The gleeful hostility of the “Tech Backlash,” which in a sense is a reversal of the digital Pollyannaism of the 1990s, in another sense has followed naturally from it. When dreams that the Internet would usher the end of history were inevitably frustrated, we got nightmares that it would bring the end of democracy. Meanwhile, we are at a perplexing moment where powerful strains of technological doomism and messianism are both found on the Right — communitarian dreams of mass return to the fishing village, alongside dazzling visions of hypertech supercities; calls for dethroning our technocratic overlords, alongside schemes to use the blockchain to do it. Perhaps this is because the Right has so often treated technology as subordinate to economics, failing to see it as a sovereign enterprise where distinctive human powers of creation and destruction are realized. This gap is now being filled, sometimes in strange ways.

The New Atlantis was founded to examine the scientific-and-technological enterprise as a pillar of the modern world. And when we do we find a crack, present since the cement was poured. In the aspiration to unleash technology for the “relief of man’s estate,” in Francis Bacon’s words, or to become “like masters and possessors of nature,” in Descartes’s, we might gain new power only to lose our humanity.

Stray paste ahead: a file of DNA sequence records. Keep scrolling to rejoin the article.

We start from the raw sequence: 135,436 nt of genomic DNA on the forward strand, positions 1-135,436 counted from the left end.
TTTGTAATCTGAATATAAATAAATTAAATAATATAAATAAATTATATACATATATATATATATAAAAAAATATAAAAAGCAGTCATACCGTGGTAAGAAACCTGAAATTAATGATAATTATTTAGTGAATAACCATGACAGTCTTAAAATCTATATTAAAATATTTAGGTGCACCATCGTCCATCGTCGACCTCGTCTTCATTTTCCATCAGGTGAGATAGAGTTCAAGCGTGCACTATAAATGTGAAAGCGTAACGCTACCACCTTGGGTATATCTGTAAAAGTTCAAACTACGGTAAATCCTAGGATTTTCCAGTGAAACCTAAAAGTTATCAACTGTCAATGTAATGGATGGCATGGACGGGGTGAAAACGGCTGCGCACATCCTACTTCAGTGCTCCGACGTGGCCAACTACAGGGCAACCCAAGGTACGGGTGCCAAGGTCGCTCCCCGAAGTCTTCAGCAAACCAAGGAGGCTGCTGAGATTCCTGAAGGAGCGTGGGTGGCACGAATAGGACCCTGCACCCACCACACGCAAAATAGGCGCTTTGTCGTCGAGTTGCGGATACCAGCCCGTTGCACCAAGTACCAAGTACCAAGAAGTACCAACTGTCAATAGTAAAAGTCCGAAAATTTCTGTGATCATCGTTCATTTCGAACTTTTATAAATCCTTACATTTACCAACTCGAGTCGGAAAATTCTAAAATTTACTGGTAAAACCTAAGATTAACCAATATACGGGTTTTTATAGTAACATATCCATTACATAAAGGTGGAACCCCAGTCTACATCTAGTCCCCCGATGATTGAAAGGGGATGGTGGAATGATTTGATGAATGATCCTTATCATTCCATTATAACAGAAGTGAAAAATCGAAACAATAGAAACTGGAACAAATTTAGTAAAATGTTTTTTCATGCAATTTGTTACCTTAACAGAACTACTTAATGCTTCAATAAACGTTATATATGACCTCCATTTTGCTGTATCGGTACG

This critique, which has been so central to our work, has become far more common since our founding — in inchoate and scattered ways on the Left, explicit and forceful ways on the Right. That is because the experience of the last two decades has so powerfully borne it out. For some, “surveillance capitalism” brought home the danger, along with Silicon Valley’s unleashing of would-be great men onto the political stage. For others, it was Canada, where technology is deployed to relieve man of his life, ushering 10,000 people to medically assisted death in 2021 alone. Or it was the realization that the digital world, which was supposed to connect us, is making us lonelier, angrier, and less legible to one another. Or it was that, as diagnoses of minors with gender dysphoria roughly tripled between 2017 and 2021, we began conducting a mass experiment on children and teens using poorly understood drug regimes, and surgeries that can never be reversed. Or it has been the rise of digital censorship, authorized by whatever the “science says.” These are just bits and pieces of a broader story — parts that add up to a whole sense, shared by ever more Americans, that science and technology are being put to badly warped purposes.